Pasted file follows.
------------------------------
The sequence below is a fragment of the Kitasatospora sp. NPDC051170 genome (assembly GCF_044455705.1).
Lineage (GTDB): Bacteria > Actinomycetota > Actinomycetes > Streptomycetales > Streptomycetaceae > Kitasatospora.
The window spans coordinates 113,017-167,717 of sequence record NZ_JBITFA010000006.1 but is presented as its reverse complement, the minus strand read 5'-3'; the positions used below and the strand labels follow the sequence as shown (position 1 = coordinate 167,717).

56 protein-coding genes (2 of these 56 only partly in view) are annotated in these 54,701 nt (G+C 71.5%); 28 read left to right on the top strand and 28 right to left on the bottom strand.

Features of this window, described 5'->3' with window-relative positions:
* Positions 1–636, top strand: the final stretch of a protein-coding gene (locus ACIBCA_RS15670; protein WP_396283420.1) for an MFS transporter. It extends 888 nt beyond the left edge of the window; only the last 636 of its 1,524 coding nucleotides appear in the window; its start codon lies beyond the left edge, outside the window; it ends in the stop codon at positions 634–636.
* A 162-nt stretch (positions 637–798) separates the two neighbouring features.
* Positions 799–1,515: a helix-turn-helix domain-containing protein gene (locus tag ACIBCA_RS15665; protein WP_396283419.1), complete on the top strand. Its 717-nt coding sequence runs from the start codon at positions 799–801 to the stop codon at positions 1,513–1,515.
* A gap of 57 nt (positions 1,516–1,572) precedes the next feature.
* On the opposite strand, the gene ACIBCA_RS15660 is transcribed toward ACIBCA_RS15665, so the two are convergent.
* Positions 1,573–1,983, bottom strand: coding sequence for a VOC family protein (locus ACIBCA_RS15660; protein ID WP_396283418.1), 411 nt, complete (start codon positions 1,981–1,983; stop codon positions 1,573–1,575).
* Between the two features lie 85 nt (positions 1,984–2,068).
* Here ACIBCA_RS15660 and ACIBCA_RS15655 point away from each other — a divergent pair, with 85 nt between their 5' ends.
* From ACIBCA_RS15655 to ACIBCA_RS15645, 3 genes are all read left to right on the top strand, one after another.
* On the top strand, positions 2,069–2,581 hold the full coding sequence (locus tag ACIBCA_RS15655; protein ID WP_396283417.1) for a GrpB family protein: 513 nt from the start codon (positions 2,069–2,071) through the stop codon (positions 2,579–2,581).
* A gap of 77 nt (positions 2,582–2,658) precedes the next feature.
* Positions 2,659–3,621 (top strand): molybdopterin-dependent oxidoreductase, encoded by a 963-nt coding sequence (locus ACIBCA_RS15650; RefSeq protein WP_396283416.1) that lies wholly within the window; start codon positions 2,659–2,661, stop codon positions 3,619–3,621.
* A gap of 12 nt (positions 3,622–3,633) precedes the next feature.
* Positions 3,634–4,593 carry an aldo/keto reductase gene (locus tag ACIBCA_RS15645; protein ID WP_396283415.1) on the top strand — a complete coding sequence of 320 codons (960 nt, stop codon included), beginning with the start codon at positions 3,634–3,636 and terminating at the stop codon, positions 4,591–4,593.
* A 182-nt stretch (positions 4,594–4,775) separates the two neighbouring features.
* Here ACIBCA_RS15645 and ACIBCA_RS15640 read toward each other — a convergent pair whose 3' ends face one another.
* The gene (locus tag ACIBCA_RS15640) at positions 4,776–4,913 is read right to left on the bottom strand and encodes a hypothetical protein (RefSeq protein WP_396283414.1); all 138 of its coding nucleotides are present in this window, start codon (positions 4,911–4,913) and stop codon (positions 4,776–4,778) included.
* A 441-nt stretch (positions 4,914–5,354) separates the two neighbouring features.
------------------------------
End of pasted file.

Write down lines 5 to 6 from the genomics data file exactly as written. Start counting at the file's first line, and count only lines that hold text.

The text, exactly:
Features of this window, described 5'->3' with window-relative positions:
* Positions 1–636, top strand: the final stretch of a protein-coding gene (locus ACIBCA_RS15670; protein WP_396283420.1) for an MFS transporter. It extends 888 nt beyond the left edge of the window; only the last 636 of its 1,524 coding nucleotides appear in the window; its start codon lies beyond the left edge, outside the window; it ends in the stop codon at positions 634–636.